The last time somebody listened to a Bush, folks wandered in the desert for 40 years!
Bush familys dirty little secret
By Rick Wiles
Copyright: American Freedom News
President Bush recently signed an executive order to freeze the US financial assets of corporations doing business with Osama bin Laden. He described the order as a "strike on the financial foundation of the global terror network.
"If you do business with terrorists, if you support or succor them, you will not do business with the United States," said President Bush.
He didnt say anything about doing business with a terrorists brother or his wealthy financier.
When President George W. Bush froze assets connected to Osama bin Laden, he didnt tell the American people that the terrorist masterminds late brother was an investor in the presidents former oil business in Texas. He also hasnt leveled withthe American public about his financial connections to a host of shady Saudi characters involved in drug cartels, gun smuggling, and terrorist networks.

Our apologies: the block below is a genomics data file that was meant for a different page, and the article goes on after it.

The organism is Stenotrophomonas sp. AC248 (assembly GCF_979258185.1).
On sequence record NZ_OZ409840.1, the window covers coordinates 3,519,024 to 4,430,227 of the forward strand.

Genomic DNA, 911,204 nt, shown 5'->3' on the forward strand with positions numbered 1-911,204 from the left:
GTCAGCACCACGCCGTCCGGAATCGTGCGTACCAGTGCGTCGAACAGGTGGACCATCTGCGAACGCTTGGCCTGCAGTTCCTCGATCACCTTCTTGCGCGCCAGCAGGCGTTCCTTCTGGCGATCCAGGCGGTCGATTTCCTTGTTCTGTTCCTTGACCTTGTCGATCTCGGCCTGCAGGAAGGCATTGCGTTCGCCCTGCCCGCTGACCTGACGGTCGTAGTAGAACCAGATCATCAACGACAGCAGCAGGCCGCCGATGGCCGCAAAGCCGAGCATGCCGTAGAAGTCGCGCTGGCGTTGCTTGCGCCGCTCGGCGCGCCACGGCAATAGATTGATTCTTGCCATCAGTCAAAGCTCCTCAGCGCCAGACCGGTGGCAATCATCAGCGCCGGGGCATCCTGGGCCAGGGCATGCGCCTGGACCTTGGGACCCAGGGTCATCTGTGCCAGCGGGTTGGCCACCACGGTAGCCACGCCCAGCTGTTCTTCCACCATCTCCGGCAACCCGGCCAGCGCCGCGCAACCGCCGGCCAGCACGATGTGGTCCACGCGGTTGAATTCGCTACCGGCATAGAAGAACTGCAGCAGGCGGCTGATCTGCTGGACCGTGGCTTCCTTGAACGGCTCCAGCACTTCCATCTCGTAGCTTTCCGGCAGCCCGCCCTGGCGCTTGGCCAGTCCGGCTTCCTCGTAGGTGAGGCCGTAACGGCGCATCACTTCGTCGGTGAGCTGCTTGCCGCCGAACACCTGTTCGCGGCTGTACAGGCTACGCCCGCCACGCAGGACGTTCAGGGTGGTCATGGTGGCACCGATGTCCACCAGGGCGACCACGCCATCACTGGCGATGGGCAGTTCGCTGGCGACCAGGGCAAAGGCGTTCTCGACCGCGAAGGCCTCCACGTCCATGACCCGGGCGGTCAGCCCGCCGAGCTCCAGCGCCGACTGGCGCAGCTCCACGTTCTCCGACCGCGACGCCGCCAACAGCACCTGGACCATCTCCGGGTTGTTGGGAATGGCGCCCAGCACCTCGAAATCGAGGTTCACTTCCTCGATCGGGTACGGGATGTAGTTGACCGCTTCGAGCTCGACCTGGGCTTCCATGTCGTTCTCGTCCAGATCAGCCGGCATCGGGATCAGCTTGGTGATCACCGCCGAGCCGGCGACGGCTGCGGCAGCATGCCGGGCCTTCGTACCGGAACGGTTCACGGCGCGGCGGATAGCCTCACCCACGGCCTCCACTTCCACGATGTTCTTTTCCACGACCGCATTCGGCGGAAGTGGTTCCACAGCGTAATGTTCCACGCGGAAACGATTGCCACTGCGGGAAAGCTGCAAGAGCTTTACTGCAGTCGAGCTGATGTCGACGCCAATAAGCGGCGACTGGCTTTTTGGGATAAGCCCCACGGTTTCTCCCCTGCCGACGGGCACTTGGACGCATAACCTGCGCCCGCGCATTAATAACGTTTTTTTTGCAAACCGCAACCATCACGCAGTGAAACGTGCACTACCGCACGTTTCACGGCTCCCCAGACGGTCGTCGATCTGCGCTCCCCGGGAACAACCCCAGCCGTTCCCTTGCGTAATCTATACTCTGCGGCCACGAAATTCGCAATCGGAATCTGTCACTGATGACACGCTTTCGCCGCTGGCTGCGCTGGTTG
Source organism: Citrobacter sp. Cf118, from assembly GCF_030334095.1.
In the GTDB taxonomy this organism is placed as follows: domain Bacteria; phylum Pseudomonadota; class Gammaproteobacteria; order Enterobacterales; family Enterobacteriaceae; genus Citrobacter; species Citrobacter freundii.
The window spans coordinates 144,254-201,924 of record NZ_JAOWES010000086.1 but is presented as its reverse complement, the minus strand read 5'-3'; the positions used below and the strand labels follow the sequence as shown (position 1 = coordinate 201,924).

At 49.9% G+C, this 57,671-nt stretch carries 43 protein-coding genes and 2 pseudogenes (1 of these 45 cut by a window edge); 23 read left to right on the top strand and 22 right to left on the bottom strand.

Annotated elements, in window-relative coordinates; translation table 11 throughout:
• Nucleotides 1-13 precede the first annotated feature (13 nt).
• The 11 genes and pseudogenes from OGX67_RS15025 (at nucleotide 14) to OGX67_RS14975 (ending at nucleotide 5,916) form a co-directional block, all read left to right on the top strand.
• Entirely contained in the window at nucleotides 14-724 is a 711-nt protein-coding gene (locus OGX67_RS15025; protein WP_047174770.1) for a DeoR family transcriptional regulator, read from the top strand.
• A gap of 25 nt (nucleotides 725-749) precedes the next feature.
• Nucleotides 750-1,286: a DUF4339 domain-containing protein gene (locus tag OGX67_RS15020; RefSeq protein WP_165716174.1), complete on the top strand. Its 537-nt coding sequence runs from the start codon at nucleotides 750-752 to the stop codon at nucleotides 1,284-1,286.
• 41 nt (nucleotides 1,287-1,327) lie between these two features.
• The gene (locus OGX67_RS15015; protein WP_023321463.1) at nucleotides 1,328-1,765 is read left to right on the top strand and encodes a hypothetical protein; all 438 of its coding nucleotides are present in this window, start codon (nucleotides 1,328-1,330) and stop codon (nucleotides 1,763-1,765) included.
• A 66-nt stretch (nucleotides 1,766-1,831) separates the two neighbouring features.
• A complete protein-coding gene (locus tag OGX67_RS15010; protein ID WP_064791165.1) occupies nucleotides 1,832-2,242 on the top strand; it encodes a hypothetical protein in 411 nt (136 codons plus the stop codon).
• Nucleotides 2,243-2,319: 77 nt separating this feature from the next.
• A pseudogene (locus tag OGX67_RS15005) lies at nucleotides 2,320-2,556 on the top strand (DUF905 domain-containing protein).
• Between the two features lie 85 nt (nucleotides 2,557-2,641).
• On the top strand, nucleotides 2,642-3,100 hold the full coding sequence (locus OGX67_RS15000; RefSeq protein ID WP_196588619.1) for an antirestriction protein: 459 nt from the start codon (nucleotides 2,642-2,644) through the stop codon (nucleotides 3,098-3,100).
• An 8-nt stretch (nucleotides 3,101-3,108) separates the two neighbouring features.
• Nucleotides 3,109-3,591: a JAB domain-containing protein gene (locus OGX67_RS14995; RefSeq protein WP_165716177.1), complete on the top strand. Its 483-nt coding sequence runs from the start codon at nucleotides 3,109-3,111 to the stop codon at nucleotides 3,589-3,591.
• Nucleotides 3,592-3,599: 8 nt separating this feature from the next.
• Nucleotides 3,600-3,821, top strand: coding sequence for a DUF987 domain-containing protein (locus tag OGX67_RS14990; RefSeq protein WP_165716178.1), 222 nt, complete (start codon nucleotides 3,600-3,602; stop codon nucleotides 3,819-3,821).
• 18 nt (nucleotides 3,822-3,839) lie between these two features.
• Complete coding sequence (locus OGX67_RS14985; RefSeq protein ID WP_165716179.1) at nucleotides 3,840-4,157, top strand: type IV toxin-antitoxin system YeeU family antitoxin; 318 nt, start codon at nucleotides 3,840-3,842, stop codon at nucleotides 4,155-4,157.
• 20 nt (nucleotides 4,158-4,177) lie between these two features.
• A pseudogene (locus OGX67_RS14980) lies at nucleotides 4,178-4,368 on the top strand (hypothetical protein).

Doing business with the enemy is nothing new to the Bush family. Much of the Bush family wealth came from supplying needed raw materials and credit to Adolf Hitlers Third Reich. Several business operations managed by Prescott Bush the presidents grandfather - were seized by the US government during World War II under the Trading with the Enemy Act.
On October 20, 1942, the federal government seized the Union Banking Corporation in New York City as a front operation for the Nazis. Prescott Bush was a director. Bush, E. Roland Harriman, two Bush associates, and three Nazi executives owned the banks shares. Eight days later, the Roosevelt administration seized two other corporations managed by Prescott Bush. The Holland-American Trading Corporation and the Seamless Steel Equipment Corporation, both managed by the Bush-Harriman bank, were accused by the US federal government of being front organizations for Hitlers Third Reich. Again, on November 8, 1942, the federal government seized Nazi-controlled assets of Silesian-American Corporation, another Bush-Harriman company doing business with Hitler.